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Dubai debt crisis will not affect India: Zoellick

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Robert Zoellick
Robert Zoellick

Ashok Dasgupta

‘But it may prompt a second or a third look at investments in emerging markets’

NEW DELHI: World Bank president Robert Zoellick on Saturday maintained that the Dubai debt crisis was manageable and that Indian markets would not be affected by the financial problem.

Interacting with the media after his meeting with the country’s policy-makers — Reserve Bank of India Governor D. Subbarao and Planning Commission Deputy Chairman Montek Singh Ahluwalia, among others — Mr. Zoellick said: “I personally think that the Dubai financial problem would be contained and is manageable. I don’t think it to have an effect on Indian markets.”

Alongside, however, he pointed out that although India would remain unaffected, the unfolding of the Dubai crisis “may prompt a second or a third look at investments in emerging markets” owing to the nervousness in financial markets.

As for his perception on how India was emerging out of the global financial crisis, Mr. Zoellick said: “I got a general sense that they [policy-makers] feel that the fiscal expansion [stimulus measures] has played an important role…And over time, as they [sectors of the economy] return to growth, they [policy-makers] are also going to try to get some fiscal consolidation.”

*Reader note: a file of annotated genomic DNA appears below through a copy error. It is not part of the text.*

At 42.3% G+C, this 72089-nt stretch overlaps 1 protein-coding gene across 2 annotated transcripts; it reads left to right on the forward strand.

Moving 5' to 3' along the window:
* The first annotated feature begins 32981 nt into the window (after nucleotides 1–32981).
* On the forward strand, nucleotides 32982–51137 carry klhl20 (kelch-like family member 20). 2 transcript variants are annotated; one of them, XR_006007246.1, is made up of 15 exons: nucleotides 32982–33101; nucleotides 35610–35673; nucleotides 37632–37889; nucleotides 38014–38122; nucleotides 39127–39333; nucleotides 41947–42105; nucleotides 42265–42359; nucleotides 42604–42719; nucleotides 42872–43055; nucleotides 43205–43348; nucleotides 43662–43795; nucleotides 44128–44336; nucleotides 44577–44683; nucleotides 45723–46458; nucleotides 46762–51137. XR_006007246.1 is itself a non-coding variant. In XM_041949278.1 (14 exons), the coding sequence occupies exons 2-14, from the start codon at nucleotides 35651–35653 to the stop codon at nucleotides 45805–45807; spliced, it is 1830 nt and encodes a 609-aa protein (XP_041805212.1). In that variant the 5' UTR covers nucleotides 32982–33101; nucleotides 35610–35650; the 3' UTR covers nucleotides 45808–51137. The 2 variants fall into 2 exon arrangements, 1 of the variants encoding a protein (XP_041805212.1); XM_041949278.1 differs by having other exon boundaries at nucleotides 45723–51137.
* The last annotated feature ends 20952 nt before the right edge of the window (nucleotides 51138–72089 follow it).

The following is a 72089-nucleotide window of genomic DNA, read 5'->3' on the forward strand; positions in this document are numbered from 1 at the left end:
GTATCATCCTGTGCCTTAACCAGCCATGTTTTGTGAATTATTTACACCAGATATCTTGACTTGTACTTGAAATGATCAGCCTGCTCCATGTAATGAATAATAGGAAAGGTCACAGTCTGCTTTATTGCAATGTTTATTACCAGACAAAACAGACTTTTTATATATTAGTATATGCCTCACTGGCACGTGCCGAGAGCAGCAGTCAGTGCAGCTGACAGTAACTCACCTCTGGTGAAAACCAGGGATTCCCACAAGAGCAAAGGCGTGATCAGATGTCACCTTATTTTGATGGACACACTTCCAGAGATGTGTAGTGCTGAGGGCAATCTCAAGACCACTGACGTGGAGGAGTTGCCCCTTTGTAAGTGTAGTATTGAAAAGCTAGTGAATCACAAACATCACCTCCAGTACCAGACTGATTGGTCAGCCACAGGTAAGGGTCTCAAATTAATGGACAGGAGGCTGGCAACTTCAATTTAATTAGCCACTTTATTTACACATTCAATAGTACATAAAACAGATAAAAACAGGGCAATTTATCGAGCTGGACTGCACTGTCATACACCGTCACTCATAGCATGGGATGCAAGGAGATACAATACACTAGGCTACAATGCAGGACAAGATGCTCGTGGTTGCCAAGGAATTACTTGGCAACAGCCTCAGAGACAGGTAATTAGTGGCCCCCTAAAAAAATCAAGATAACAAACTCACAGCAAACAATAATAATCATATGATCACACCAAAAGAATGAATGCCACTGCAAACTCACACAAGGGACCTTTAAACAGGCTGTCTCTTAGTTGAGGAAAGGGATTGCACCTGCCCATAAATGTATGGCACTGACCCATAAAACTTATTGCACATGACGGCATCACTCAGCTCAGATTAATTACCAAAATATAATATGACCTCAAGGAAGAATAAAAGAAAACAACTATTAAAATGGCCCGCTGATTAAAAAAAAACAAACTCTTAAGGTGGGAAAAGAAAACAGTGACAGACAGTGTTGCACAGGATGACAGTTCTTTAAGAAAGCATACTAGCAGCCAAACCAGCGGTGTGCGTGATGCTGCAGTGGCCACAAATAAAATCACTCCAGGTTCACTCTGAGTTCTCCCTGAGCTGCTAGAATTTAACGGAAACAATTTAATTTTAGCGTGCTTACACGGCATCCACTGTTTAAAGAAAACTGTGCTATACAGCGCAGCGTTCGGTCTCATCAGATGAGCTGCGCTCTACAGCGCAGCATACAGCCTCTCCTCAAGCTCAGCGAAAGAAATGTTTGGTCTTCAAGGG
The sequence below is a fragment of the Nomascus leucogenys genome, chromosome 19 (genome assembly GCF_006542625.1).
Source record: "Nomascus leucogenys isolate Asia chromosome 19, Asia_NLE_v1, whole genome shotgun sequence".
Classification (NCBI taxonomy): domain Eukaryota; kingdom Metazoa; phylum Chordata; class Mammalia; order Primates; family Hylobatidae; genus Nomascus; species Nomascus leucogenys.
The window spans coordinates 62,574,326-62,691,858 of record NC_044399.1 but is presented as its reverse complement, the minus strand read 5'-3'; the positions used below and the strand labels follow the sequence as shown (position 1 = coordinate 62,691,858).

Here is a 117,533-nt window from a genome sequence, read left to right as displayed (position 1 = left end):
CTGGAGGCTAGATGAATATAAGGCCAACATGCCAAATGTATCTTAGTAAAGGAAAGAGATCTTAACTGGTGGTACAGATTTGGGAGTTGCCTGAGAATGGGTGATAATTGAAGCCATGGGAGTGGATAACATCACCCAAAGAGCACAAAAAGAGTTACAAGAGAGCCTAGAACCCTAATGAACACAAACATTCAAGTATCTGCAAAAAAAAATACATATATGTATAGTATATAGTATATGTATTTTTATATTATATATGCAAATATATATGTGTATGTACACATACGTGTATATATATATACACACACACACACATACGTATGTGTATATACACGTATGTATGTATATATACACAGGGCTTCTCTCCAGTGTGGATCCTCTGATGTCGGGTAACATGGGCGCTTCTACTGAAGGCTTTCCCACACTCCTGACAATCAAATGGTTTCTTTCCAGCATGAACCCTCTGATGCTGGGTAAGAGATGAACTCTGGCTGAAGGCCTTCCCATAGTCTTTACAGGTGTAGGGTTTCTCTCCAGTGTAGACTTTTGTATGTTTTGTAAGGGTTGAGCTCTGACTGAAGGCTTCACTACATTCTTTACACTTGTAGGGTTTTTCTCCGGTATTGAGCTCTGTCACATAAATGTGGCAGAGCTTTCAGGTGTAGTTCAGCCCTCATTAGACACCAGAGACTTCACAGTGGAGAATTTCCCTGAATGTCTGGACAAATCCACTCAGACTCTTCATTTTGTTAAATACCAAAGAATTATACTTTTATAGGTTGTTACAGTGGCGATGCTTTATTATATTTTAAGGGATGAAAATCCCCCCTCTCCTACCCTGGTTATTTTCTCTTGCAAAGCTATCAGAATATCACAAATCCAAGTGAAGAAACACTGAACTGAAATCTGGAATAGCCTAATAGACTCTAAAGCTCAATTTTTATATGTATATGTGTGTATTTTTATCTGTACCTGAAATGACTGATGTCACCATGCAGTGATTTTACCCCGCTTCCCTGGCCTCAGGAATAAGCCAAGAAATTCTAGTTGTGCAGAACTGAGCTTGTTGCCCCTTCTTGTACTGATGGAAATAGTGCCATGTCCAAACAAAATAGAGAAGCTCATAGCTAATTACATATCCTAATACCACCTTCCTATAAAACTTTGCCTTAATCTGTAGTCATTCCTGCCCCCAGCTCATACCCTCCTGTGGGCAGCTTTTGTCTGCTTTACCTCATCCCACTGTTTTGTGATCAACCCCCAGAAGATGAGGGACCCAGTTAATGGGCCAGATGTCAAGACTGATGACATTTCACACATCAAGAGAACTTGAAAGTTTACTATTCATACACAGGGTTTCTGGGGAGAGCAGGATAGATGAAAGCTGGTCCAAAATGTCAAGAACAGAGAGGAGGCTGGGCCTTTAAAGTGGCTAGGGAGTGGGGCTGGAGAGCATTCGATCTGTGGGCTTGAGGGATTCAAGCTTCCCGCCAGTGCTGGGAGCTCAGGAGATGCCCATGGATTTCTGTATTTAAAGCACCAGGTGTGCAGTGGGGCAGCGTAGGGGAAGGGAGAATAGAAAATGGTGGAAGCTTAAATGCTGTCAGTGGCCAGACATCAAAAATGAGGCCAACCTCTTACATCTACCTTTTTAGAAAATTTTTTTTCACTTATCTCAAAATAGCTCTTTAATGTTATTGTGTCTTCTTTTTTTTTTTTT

Reiterating the feedback of his four-day country visit, Mr. Zoellick stressed that he was “emboldened” by the economic recovery and India’s growing stature, which was helping global stability. “I have been encouraged by how India has come back quickly in this crisis ...I think that it can play an important role, not only for the people of India but in the international economy,” he said.

Prioritising the interests of India’s policy-makers at the meeting — which was also attended by Secretary of the Department of Industrial Policy and Promotion, Ajay Shankar, and India’s Executive Director to the World Bank Pulok Chatterjee — Mr. Zoellick said: “I think what I get as the principal interest of Indian policy-makers is for longer term investment, not portfolio investment, so much as foreign direct investment.”

He added that he was impressed by the increase in FDI inflows as such investments would help India connect to the international economy. “…The FDI numbers have gone up and that’s a good sign,” Mr. Zoellick said.


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